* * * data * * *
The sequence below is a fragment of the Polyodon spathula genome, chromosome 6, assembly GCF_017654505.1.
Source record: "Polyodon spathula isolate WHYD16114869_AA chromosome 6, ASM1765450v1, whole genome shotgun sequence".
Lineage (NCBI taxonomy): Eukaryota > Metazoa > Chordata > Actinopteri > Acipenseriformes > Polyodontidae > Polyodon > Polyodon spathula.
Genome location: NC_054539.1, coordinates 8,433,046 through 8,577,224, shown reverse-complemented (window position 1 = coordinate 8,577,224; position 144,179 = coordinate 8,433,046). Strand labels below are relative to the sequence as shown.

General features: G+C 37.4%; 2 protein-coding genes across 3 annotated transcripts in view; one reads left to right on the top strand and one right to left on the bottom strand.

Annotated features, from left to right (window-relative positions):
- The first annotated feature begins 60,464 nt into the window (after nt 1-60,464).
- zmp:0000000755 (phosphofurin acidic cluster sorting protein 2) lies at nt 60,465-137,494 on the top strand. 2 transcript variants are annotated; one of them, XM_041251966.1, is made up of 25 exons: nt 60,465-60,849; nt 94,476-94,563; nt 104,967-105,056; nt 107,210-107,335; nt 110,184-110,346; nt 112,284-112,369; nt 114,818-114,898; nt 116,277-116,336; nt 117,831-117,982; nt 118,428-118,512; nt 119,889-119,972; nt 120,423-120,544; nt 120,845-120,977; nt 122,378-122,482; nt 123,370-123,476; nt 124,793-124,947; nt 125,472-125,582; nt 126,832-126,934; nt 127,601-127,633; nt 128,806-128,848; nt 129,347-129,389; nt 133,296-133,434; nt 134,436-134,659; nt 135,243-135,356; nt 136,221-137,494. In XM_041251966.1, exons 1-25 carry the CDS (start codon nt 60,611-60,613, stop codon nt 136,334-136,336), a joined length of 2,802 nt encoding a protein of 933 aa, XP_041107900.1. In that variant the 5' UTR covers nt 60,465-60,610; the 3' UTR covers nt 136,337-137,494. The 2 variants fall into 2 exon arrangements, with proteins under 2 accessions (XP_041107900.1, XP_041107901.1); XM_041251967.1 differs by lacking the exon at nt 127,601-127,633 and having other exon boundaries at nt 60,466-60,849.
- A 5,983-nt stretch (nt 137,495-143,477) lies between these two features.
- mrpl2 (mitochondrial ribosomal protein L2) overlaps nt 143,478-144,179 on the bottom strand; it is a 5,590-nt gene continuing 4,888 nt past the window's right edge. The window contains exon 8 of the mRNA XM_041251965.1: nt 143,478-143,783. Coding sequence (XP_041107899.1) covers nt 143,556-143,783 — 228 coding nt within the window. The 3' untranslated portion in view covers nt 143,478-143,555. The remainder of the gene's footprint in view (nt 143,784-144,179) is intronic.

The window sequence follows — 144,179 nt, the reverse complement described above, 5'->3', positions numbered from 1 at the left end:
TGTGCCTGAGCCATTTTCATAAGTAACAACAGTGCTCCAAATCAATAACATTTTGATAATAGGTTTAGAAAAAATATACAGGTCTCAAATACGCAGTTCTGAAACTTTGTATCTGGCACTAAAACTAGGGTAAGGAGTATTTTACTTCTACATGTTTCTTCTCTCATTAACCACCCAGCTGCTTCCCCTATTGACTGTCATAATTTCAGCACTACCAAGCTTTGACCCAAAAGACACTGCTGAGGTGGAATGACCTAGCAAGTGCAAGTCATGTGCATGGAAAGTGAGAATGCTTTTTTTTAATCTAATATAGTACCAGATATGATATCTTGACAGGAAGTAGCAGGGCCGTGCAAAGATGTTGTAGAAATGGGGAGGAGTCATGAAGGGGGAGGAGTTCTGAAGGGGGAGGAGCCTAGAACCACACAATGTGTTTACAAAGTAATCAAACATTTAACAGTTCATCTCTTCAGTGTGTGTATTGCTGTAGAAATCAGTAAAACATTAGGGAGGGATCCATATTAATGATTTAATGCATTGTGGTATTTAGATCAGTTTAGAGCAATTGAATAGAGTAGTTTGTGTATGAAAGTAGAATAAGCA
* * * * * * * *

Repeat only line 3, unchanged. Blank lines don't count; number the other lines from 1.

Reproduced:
Lineage (NCBI taxonomy): Eukaryota > Metazoa > Chordata > Actinopteri > Acipenseriformes > Polyodontidae > Polyodon > Polyodon spathula.